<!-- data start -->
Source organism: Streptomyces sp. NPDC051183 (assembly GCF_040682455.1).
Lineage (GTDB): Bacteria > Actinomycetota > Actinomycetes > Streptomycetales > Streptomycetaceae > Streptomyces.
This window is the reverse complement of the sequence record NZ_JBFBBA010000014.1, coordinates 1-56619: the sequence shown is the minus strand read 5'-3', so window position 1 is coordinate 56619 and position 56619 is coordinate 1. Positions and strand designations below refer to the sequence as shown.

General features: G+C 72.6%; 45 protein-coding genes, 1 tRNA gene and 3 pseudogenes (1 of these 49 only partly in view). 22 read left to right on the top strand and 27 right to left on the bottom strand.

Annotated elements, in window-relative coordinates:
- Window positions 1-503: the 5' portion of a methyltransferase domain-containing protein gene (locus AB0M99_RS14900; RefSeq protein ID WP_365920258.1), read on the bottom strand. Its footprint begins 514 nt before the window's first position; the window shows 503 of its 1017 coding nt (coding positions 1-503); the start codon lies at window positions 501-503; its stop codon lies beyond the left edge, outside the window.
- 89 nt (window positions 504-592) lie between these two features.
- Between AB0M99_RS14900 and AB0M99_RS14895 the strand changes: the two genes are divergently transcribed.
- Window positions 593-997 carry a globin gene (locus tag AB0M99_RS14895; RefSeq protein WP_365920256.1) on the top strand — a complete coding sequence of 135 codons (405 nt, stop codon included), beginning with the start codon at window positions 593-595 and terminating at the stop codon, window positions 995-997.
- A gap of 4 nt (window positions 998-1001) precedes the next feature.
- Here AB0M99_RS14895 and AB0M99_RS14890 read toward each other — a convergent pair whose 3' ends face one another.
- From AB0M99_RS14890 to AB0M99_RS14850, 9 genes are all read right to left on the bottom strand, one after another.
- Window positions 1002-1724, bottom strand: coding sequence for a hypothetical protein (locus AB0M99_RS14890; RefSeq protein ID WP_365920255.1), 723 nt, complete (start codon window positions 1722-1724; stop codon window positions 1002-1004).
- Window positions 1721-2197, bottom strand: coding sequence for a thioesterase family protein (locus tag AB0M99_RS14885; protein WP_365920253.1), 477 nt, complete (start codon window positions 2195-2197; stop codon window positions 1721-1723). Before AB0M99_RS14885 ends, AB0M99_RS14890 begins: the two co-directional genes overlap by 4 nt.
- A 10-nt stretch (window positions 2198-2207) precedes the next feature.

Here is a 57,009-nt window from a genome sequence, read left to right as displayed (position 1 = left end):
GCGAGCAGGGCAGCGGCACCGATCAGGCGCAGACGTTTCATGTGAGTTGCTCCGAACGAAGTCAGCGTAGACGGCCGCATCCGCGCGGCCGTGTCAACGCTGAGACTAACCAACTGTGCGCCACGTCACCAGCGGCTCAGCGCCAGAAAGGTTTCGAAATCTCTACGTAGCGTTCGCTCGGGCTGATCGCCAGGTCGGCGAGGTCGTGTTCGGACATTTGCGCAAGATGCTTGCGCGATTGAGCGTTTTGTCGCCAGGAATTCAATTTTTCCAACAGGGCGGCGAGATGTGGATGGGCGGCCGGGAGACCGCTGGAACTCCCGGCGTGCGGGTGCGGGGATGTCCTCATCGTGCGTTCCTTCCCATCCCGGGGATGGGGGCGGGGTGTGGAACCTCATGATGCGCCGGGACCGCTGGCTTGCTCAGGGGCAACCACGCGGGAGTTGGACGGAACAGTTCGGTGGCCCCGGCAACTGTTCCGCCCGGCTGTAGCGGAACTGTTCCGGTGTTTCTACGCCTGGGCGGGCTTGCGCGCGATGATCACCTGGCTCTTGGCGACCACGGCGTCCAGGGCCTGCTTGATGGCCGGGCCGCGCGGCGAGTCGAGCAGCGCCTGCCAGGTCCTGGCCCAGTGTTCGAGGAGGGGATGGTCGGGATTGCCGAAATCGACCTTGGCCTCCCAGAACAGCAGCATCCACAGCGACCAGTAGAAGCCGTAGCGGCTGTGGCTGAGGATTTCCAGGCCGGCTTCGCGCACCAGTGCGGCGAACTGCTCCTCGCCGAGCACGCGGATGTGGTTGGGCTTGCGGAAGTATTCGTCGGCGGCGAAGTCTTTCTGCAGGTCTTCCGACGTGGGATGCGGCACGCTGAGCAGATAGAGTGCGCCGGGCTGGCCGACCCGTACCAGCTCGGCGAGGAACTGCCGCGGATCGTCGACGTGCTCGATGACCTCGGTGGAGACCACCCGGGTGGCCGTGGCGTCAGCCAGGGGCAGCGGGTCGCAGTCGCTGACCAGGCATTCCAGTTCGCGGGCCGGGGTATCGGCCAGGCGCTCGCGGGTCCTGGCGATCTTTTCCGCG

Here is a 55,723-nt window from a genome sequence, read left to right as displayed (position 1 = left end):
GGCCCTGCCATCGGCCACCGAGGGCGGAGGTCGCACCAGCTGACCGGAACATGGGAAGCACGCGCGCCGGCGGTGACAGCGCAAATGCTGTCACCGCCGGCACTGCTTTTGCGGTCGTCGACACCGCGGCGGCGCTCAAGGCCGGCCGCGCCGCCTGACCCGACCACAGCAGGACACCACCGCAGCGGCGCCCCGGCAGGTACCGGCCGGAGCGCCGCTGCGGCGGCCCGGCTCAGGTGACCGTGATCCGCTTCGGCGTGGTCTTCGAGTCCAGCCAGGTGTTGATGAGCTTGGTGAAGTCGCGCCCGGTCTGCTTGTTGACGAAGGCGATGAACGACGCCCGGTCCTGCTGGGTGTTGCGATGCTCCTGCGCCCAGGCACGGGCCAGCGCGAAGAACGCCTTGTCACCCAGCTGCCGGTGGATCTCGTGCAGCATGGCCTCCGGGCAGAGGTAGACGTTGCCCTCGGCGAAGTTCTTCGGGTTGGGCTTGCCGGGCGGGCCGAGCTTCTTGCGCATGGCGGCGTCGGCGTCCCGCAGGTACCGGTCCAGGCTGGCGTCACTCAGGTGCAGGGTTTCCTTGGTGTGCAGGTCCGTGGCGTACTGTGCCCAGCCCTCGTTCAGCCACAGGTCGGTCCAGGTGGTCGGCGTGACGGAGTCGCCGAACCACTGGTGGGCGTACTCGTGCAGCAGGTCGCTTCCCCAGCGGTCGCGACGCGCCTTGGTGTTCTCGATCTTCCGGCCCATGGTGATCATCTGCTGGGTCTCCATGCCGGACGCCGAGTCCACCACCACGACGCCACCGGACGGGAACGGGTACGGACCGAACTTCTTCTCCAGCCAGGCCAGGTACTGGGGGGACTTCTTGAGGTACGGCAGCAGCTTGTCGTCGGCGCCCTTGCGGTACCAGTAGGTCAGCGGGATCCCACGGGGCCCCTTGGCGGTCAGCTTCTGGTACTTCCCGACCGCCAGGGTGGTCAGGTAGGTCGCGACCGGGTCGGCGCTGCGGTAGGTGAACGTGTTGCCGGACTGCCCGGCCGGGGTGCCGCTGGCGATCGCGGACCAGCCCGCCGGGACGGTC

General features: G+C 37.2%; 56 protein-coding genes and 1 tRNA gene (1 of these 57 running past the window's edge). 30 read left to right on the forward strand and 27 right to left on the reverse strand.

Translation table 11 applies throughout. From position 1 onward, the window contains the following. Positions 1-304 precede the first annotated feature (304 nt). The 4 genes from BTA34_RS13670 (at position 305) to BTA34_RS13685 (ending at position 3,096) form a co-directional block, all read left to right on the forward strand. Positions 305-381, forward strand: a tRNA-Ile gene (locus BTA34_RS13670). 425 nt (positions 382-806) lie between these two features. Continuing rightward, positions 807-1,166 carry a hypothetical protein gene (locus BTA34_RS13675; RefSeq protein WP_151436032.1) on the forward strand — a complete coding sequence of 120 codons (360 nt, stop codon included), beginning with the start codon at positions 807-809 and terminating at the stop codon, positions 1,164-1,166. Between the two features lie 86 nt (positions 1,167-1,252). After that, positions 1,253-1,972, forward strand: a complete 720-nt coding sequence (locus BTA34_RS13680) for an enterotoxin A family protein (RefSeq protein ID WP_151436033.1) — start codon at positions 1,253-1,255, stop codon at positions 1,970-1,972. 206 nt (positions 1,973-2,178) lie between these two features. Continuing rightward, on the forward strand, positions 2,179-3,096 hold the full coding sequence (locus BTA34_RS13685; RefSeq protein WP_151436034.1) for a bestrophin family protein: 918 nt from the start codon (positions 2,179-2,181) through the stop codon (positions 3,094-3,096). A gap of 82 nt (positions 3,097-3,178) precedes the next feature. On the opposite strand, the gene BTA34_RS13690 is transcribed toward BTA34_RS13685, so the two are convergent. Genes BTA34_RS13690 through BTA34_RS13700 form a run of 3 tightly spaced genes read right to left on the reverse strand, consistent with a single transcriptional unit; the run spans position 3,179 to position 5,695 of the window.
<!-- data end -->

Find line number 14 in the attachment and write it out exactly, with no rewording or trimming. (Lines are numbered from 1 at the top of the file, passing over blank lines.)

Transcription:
- Window positions 1721-2197, bottom strand: coding sequence for a thioesterase family protein (locus tag AB0M99_RS14885; protein WP_365920253.1), 477 nt, complete (start codon window positions 2195-2197; stop codon window positions 1721-1723). Before AB0M99_RS14885 ends, AB0M99_RS14890 begins: the two co-directional genes overlap by 4 nt.